Flexible lighting panels that can be applied to any surface can provide great versatility as well as room for the design of specialised lighting units with both decorative and functional uses. Solution processing is the only viable approach to reach the target cost points required for lighting applications.
Solar panels that can be mounted on surfaces that aren’t flat offer many advantages over today’s heavy and rigid installations. Soluble semiconductors allow photovoltaics to be applied directly to building surfaces or incorporated in construction products such as facades and, potentially, roof tiles. Semi-transparent panels can also be considered for use directly within the windows of modern skyscrapers. Such products have recently made it into the market.
Sensors incorporated in fabrics and clothes can change the way health monitoring and athletic training is undertaken. Simple diagnostic devices that are user-friendly offer quantitative, point-of-care formats suited to both rapid assessment and long term monitoring.
Some Current Challenges
Many materials are sensitive to oxygen and water exposure, which can significantly degrade their function and performance. Low cost encapsulation methods that can provide a sufficient barrier to external influences need to be achieved in order to enhance device lifetime. Ink-jet printed materials are being developed for this purpose.
In order to make devices entirely using soluble materials, all of the layers found in a conventional device should have soluble equivalents, including the semiconductors, metals and insulators. Developing high quality soluble materials to deliver these functions, which can also be readily processed from safe solvents, is an ongoing challenge.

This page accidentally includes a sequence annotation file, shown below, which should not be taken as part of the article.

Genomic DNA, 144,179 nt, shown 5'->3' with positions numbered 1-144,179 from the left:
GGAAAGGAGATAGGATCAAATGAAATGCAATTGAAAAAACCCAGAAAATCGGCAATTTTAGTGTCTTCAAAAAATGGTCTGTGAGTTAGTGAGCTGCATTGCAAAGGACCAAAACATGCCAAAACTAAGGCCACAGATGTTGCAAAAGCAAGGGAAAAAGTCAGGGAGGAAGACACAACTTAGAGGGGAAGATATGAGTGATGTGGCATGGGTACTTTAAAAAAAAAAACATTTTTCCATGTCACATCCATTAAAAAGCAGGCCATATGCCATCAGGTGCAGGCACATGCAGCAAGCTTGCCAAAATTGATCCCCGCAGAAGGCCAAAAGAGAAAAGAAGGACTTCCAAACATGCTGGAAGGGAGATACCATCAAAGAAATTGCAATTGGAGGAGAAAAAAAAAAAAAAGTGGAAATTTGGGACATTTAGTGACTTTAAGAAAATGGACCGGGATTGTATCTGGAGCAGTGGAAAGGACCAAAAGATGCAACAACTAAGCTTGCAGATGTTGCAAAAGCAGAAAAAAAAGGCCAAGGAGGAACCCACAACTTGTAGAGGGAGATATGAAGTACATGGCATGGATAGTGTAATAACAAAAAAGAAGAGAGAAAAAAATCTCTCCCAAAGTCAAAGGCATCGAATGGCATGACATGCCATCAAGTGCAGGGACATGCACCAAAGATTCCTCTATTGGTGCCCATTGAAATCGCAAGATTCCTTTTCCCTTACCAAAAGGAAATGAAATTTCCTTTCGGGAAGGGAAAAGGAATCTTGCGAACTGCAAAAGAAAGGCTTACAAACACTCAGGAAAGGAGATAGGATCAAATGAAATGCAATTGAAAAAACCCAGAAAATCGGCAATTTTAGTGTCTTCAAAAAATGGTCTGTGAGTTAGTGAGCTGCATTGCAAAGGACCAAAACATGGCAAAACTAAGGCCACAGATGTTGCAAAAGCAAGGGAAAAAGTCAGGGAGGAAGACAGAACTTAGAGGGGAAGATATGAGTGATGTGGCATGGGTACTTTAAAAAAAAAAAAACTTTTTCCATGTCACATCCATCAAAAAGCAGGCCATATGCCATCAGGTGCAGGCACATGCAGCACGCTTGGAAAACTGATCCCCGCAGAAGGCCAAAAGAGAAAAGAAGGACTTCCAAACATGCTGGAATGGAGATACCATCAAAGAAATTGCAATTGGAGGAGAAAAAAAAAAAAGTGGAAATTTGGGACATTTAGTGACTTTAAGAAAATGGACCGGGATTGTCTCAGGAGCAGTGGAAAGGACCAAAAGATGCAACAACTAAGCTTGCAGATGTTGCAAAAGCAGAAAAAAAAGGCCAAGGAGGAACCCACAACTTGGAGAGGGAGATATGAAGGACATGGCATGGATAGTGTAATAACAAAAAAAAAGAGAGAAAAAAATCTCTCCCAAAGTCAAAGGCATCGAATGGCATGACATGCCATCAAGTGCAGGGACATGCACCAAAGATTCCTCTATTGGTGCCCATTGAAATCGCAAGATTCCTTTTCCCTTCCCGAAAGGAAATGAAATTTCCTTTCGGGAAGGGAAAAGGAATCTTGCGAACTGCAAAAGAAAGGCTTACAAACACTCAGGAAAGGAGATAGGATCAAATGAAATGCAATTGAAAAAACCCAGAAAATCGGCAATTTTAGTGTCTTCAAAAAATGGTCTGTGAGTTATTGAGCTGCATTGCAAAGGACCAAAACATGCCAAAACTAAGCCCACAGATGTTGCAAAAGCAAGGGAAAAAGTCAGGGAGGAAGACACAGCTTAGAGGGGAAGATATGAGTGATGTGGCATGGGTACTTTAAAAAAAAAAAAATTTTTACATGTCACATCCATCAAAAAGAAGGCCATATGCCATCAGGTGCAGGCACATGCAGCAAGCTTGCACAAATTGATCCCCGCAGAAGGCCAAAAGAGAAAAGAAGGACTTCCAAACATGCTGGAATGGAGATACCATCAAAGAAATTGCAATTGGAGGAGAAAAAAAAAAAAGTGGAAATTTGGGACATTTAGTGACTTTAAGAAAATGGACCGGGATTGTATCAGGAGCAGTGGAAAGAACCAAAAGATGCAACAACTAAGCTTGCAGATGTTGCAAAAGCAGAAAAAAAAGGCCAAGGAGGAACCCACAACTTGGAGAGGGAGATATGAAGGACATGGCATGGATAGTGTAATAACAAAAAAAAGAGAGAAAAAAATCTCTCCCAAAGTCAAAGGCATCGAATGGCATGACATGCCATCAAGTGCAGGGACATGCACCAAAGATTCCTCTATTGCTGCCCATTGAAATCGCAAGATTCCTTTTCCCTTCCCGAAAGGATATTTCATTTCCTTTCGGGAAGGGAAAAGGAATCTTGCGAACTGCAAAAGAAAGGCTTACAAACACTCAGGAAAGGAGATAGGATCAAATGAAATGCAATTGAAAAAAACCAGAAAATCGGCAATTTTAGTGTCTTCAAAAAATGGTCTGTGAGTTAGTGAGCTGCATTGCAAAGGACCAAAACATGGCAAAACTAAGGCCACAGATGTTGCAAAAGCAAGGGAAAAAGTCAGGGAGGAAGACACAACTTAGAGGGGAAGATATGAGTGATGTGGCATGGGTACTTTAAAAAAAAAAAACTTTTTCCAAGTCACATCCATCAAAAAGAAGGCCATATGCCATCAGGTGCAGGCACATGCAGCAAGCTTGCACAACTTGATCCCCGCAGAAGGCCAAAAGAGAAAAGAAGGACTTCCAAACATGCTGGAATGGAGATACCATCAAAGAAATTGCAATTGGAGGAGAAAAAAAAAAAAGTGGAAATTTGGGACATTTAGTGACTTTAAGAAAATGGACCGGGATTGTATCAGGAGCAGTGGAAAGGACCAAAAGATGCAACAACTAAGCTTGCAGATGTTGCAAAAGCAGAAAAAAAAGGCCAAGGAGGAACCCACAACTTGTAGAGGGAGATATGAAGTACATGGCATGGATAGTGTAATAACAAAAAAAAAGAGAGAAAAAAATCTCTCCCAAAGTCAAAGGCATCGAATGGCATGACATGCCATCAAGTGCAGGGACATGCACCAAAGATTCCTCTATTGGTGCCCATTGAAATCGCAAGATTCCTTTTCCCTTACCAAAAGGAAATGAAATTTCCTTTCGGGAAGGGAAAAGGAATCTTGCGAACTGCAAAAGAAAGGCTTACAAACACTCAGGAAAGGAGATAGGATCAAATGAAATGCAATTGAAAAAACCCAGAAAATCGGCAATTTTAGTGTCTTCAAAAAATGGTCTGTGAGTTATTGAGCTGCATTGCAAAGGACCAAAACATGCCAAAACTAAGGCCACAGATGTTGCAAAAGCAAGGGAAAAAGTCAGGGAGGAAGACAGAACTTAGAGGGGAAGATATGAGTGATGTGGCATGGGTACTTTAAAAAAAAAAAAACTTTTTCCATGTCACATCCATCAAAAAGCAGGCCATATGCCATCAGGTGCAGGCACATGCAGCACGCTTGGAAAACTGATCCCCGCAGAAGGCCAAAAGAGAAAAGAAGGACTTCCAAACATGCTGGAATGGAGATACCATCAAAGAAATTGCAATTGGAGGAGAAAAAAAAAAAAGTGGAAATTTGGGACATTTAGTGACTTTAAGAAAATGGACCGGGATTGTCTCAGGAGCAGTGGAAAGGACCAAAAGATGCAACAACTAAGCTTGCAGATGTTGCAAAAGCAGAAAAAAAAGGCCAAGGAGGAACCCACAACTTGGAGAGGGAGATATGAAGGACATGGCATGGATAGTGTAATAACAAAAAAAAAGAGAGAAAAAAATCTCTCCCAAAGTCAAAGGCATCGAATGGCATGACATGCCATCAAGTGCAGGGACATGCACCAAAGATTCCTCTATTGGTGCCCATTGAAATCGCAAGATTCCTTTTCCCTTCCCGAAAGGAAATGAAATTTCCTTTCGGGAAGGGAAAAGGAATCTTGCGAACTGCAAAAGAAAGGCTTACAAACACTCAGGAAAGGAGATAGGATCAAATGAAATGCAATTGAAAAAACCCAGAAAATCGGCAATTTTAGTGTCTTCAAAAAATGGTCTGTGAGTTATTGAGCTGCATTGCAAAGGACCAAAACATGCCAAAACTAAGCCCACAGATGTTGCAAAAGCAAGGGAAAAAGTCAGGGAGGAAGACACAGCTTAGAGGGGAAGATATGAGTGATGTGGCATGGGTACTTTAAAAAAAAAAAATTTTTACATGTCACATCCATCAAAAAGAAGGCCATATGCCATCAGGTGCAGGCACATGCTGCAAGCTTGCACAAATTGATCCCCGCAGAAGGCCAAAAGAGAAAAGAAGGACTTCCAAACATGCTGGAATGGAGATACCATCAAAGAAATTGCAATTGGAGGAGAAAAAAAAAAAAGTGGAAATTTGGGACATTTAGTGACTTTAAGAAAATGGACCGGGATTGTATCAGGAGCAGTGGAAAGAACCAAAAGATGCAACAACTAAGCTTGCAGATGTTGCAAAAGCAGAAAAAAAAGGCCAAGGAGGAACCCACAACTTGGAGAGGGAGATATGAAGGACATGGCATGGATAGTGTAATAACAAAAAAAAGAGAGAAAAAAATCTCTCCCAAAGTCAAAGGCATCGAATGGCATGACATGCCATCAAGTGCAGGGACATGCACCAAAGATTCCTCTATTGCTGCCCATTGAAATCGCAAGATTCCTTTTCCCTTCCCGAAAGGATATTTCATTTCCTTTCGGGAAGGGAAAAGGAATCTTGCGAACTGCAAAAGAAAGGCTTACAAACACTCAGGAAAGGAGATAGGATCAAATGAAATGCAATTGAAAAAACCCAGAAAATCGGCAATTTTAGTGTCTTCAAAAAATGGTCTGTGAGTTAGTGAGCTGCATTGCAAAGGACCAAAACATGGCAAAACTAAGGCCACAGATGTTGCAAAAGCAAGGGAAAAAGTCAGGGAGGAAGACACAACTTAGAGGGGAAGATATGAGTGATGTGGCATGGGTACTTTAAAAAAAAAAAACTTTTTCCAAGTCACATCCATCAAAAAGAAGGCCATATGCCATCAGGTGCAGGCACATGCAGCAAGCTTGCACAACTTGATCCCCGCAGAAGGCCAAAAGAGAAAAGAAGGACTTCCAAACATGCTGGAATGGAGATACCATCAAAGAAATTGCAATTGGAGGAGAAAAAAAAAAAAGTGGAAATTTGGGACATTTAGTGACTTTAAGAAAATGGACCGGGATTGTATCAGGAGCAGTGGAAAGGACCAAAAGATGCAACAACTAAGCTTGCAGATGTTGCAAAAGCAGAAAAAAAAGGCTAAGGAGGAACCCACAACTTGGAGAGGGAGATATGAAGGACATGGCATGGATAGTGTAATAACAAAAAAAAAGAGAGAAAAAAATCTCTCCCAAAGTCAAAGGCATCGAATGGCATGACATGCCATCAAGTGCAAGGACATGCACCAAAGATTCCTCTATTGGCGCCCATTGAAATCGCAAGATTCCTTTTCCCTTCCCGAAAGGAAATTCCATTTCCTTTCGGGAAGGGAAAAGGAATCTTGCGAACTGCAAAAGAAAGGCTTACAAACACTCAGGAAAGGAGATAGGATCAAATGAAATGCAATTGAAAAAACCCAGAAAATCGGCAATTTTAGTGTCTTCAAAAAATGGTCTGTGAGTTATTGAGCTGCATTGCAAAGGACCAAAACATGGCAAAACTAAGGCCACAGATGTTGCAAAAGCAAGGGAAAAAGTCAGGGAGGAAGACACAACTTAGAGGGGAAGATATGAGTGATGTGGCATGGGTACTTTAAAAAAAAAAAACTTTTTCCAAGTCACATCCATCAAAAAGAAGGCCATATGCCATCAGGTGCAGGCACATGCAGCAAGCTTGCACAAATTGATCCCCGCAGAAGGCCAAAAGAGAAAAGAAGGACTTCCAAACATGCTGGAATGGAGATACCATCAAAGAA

Not all applications are well suited to the use of soluble semiconductors, for instance the high performance required for computer processors cannot be achieved. As a consequence hybrid integration may be required for certain applications where soluble and traditional semiconductors are married together to provide the best of both worlds
Here at Oxford
Here at Oxford we focus on these challenges and try to find combinations of materials that give the best performance and ease of processing suited for the intended application. We study how light and electricity interact with our materials and how the individual molecules arrange themselves in the device in order to understand the best configuration or to discover new and interesting phenomena which can open up novel applications. For example, we study materials that could form printable ultra-fast diodes, which could harness power from local wifi networks to power cheap sensors for health monitoring or food spoilage. We look at ways of creating novel light emitting diodes and lasers for applications in displays and cheap sensors. We also research how to make solar power cheaper, lighter and more robust so that you can generate power anywhere.
Contact us about the following teaching resources:
KS4: Ohm’s law and Ohmic conductors
KS5: Resistivity and error in measurement
KS5: What is a Semiconductor?